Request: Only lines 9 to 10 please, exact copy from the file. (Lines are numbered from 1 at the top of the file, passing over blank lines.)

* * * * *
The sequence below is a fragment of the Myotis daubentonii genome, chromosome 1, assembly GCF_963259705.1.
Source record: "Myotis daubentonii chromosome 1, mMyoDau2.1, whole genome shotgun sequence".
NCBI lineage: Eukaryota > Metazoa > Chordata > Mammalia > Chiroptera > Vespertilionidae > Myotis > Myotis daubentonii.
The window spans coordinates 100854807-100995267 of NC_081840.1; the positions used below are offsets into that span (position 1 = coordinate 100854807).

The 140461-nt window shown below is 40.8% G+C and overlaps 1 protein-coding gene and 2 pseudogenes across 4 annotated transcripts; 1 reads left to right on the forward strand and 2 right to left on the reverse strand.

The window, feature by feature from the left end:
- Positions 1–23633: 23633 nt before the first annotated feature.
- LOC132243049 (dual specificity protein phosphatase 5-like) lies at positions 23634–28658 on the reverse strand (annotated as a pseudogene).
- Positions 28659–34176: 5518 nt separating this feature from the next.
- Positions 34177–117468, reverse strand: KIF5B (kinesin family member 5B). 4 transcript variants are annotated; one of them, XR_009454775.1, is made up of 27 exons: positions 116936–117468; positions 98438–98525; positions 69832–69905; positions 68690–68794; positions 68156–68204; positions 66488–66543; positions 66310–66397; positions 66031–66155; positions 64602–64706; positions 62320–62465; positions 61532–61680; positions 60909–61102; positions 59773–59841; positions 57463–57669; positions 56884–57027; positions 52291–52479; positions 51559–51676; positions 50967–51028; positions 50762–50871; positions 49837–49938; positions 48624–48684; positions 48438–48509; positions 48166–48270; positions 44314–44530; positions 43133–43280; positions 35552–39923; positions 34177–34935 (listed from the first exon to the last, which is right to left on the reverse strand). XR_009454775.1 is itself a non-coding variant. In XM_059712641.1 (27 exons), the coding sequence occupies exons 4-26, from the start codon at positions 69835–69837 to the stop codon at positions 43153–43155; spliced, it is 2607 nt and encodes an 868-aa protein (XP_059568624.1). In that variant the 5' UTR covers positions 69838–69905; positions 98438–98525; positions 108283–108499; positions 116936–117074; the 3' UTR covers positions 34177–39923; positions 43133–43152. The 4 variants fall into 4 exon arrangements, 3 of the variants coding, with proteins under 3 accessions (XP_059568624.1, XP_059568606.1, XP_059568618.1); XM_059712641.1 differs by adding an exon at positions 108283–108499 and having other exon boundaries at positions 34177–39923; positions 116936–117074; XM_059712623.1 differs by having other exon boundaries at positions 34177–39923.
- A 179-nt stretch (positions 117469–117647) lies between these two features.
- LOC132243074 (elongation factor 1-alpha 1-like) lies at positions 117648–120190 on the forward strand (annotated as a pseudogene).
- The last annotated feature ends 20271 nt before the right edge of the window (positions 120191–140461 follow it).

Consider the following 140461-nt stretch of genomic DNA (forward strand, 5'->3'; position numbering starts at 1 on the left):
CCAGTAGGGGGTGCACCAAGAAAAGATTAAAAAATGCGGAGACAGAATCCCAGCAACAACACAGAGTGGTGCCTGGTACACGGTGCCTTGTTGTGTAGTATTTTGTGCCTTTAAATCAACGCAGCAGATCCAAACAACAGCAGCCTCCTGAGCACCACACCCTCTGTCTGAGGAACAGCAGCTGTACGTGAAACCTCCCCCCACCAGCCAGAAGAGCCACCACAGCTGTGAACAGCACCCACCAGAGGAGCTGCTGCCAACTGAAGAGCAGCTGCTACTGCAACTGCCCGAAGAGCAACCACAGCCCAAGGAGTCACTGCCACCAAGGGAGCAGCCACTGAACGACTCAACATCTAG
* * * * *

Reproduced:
- Positions 28659–34176: 5518 nt separating this feature from the next.
- Positions 34177–117468, reverse strand: KIF5B (kinesin family member 5B). 4 transcript variants are annotated; one of them, XR_009454775.1, is made up of 27 exons: positions 116936–117468; positions 98438–98525; positions 69832–69905; positions 68690–68794; positions 68156–68204; positions 66488–66543; positions 66310–66397; positions 66031–66155; positions 64602–64706; positions 62320–62465; positions 61532–61680; positions 60909–61102; positions 59773–59841; positions 57463–57669; positions 56884–57027; positions 52291–52479; positions 51559–51676; positions 50967–51028; positions 50762–50871; positions 49837–49938; positions 48624–48684; positions 48438–48509; positions 48166–48270; positions 44314–44530; positions 43133–43280; positions 35552–39923; positions 34177–34935 (listed from the first exon to the last, which is right to left on the reverse strand). XR_009454775.1 is itself a non-coding variant. In XM_059712641.1 (27 exons), the coding sequence occupies exons 4-26, from the start codon at positions 69835–69837 to the stop codon at positions 43153–43155; spliced, it is 2607 nt and encodes an 868-aa protein (XP_059568624.1). In that variant the 5' UTR covers positions 69838–69905; positions 98438–98525; positions 108283–108499; positions 116936–117074; the 3' UTR covers positions 34177–39923; positions 43133–43152. The 4 variants fall into 4 exon arrangements, 3 of the variants coding, with proteins under 3 accessions (XP_059568624.1, XP_059568606.1, XP_059568618.1); XM_059712641.1 differs by adding an exon at positions 108283–108499 and having other exon boundaries at positions 34177–39923; positions 116936–117074; XM_059712623.1 differs by having other exon boundaries at positions 34177–39923.